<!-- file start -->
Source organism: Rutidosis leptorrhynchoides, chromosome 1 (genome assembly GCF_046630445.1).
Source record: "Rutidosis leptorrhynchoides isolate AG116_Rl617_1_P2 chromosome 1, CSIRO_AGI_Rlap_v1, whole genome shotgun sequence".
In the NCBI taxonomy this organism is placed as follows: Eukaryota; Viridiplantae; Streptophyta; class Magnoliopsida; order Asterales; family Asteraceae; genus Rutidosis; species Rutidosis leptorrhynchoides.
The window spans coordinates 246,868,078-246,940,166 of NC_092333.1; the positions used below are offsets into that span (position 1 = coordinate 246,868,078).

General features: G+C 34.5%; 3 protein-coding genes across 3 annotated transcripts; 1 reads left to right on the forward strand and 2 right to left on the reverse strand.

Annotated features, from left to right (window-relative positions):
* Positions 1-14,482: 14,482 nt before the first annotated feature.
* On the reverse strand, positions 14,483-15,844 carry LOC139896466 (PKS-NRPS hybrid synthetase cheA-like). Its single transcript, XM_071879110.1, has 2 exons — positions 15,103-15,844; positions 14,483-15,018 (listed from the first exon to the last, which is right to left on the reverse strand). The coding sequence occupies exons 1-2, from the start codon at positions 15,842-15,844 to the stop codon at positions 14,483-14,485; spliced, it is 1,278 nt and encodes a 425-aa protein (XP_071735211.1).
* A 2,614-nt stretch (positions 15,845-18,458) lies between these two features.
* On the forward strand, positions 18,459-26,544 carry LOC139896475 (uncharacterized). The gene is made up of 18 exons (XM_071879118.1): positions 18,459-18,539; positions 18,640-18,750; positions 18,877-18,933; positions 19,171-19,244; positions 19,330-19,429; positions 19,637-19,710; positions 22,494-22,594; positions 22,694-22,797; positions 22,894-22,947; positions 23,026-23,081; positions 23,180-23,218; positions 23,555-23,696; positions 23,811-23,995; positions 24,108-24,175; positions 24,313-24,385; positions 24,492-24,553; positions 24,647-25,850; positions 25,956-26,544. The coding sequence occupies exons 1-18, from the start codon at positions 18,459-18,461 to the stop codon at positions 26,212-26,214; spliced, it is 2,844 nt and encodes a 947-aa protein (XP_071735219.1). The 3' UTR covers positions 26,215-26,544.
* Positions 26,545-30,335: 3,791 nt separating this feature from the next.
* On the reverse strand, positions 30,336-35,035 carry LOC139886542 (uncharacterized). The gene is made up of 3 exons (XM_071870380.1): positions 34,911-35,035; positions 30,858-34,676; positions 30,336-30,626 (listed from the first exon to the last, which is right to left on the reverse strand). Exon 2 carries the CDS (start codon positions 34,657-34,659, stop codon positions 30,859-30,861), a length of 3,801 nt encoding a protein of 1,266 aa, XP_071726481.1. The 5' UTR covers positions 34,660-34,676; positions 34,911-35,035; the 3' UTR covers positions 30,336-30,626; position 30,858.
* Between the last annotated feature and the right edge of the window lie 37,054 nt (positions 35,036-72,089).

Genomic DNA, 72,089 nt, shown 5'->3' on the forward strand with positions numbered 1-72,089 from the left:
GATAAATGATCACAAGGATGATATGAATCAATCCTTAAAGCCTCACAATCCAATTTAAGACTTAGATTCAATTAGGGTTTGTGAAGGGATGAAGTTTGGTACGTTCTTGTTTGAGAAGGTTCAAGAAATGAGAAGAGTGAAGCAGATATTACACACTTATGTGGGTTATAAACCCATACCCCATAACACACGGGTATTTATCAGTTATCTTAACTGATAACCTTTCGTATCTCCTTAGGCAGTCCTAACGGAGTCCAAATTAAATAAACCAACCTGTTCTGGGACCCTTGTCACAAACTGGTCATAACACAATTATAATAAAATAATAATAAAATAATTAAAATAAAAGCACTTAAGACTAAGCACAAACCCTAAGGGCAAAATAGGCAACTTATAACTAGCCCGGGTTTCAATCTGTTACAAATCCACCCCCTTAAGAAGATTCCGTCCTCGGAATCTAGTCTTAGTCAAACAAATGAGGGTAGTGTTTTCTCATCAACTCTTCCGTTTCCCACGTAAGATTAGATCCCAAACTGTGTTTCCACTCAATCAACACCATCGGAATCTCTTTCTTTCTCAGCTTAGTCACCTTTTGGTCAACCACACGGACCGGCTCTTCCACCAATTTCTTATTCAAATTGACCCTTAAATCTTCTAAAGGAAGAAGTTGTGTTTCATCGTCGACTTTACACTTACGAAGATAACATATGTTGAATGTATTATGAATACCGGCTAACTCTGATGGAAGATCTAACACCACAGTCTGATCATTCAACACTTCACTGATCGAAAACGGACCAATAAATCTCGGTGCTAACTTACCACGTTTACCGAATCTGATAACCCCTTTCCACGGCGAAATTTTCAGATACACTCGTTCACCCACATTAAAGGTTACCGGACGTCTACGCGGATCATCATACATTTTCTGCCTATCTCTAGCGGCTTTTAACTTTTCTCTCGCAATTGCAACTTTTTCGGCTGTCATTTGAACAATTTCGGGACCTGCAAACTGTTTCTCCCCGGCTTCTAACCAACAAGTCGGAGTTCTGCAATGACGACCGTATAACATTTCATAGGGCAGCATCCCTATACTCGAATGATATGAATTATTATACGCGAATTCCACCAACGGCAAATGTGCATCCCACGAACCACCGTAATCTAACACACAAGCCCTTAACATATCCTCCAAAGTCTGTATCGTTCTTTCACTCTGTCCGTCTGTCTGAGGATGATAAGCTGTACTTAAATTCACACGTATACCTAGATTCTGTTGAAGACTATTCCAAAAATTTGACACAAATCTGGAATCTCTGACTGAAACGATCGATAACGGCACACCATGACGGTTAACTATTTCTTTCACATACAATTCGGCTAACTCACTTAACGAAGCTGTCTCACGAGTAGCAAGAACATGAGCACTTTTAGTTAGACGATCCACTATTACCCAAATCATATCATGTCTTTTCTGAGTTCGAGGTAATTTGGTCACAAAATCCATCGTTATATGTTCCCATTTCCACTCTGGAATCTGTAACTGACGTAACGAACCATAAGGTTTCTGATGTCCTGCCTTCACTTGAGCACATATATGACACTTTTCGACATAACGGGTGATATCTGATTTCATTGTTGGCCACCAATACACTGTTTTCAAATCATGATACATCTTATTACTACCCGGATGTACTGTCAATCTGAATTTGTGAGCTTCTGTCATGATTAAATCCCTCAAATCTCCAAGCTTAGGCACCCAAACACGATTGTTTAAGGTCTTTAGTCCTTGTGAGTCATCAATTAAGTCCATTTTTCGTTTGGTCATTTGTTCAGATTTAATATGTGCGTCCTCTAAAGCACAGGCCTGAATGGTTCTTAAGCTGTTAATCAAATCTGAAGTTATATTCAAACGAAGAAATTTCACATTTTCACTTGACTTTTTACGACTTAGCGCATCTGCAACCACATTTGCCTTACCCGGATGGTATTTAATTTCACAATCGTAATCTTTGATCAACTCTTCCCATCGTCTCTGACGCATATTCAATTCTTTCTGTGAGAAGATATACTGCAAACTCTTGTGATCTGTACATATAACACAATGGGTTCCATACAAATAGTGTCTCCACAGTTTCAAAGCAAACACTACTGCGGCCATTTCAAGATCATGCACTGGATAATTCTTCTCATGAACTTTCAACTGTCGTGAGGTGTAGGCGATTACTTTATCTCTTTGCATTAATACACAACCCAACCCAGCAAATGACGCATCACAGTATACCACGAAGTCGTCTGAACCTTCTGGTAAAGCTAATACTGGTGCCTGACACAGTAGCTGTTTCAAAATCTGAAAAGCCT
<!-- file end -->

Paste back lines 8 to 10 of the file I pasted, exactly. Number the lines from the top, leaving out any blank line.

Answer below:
* On the reverse strand, positions 14,483-15,844 carry LOC139896466 (PKS-NRPS hybrid synthetase cheA-like). Its single transcript, XM_071879110.1, has 2 exons — positions 15,103-15,844; positions 14,483-15,018 (listed from the first exon to the last, which is right to left on the reverse strand). The coding sequence occupies exons 1-2, from the start codon at positions 15,842-15,844 to the stop codon at positions 14,483-14,485; spliced, it is 1,278 nt and encodes a 425-aa protein (XP_071735211.1).
* A 2,614-nt stretch (positions 15,845-18,458) lies between these two features.
* On the forward strand, positions 18,459-26,544 carry LOC139896475 (uncharacterized). The gene is made up of 18 exons (XM_071879118.1): positions 18,459-18,539; positions 18,640-18,750; positions 18,877-18,933; positions 19,171-19,244; positions 19,330-19,429; positions 19,637-19,710; positions 22,494-22,594; positions 22,694-22,797; positions 22,894-22,947; positions 23,026-23,081; positions 23,180-23,218; positions 23,555-23,696; positions 23,811-23,995; positions 24,108-24,175; positions 24,313-24,385; positions 24,492-24,553; positions 24,647-25,850; positions 25,956-26,544. The coding sequence occupies exons 1-18, from the start codon at positions 18,459-18,461 to the stop codon at positions 26,212-26,214; spliced, it is 2,844 nt and encodes a 947-aa protein (XP_071735219.1). The 3' UTR covers positions 26,215-26,544.